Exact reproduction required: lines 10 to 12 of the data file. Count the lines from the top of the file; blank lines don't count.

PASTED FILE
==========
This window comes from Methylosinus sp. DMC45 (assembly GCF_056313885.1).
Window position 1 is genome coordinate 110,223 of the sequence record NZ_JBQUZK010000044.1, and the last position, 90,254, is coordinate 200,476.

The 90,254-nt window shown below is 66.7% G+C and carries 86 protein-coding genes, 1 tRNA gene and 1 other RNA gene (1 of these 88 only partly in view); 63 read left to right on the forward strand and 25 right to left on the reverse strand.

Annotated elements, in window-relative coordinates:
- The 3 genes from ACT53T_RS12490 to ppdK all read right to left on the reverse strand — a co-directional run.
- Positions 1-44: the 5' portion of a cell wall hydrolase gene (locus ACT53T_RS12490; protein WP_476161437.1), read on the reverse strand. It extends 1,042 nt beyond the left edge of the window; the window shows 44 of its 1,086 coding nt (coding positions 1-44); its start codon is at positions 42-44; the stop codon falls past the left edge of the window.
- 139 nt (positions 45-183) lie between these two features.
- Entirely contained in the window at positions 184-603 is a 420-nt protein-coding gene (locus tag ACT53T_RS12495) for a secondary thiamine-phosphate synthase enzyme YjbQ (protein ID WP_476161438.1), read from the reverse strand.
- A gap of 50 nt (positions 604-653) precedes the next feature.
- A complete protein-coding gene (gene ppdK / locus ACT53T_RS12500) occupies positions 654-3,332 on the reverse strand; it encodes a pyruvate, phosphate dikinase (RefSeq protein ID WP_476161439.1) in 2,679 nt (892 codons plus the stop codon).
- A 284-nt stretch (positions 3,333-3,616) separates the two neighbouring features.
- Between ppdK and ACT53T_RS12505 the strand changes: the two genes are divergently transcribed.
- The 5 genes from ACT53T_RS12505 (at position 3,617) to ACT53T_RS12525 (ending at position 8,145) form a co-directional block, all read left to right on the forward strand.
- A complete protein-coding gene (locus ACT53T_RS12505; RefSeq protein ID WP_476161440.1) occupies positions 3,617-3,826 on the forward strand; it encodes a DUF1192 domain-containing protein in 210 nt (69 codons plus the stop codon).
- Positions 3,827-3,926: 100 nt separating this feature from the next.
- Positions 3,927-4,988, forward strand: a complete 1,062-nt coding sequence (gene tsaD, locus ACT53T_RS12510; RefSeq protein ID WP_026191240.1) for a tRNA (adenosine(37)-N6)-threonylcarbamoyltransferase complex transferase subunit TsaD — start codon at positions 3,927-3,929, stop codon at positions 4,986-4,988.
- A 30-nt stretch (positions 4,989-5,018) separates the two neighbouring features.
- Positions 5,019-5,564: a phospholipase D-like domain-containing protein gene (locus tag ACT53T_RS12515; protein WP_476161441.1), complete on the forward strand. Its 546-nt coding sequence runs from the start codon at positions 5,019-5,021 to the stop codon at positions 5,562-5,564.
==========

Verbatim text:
- A complete protein-coding gene (gene ppdK / locus ACT53T_RS12500) occupies positions 654-3,332 on the reverse strand; it encodes a pyruvate, phosphate dikinase (RefSeq protein ID WP_476161439.1) in 2,679 nt (892 codons plus the stop codon).
- A 284-nt stretch (positions 3,333-3,616) separates the two neighbouring features.
- Between ppdK and ACT53T_RS12505 the strand changes: the two genes are divergently transcribed.